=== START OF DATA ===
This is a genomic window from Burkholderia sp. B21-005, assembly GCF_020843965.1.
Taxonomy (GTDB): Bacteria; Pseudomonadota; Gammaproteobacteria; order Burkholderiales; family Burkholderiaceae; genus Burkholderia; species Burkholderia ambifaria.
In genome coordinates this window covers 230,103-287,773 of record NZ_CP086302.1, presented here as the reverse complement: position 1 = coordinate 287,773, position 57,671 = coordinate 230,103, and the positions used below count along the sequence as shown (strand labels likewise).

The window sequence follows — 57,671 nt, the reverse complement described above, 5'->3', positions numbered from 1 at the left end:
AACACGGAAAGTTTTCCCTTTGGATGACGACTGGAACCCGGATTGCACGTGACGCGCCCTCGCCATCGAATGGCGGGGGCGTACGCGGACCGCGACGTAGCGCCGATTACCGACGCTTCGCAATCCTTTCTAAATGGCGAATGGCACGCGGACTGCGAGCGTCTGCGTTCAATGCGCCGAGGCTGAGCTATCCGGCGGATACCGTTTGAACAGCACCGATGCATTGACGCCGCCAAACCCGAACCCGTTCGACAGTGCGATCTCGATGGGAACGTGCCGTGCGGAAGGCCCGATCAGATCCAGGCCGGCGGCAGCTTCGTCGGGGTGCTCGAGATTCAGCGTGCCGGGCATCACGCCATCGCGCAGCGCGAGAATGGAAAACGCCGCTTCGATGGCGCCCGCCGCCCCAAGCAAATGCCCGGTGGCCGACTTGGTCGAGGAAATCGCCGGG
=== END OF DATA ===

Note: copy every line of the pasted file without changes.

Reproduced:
This is a genomic window from Burkholderia sp. B21-005, assembly GCF_020843965.1.
Taxonomy (GTDB): Bacteria; Pseudomonadota; Gammaproteobacteria; order Burkholderiales; family Burkholderiaceae; genus Burkholderia; species Burkholderia ambifaria.
In genome coordinates this window covers 230,103-287,773 of record NZ_CP086302.1, presented here as the reverse complement: position 1 = coordinate 287,773, position 57,671 = coordinate 230,103, and the positions used below count along the sequence as shown (strand labels likewise).

The window sequence follows — 57,671 nt, the reverse complement described above, 5'->3', positions numbered from 1 at the left end:
AACACGGAAAGTTTTCCCTTTGGATGACGACTGGAACCCGGATTGCACGTGACGCGCCCTCGCCATCGAATGGCGGGGGCGTACGCGGACCGCGACGTAGCGCCGATTACCGACGCTTCGCAATCCTTTCTAAATGGCGAATGGCACGCGGACTGCGAGCGTCTGCGTTCAATGCGCCGAGGCTGAGCTATCCGGCGGATACCGTTTGAACAGCACCGATGCATTGACGCCGCCAAACCCGAACCCGTTCGACAGTGCGATCTCGATGGGAACGTGCCGTGCGGAAGGCCCGATCAGATCCAGGCCGGCGGCAGCTTCGTCGGGGTGCTCGAGATTCAGCGTGCCGGGCATCACGCCATCGCGCAGCGCGAGAATGGAAAACGCCGCTTCGATGGCGCCCGCCGCCCCAAGCAAATGCCCGGTGGCCGACTTGGTCGAGGAAATCGCCGGG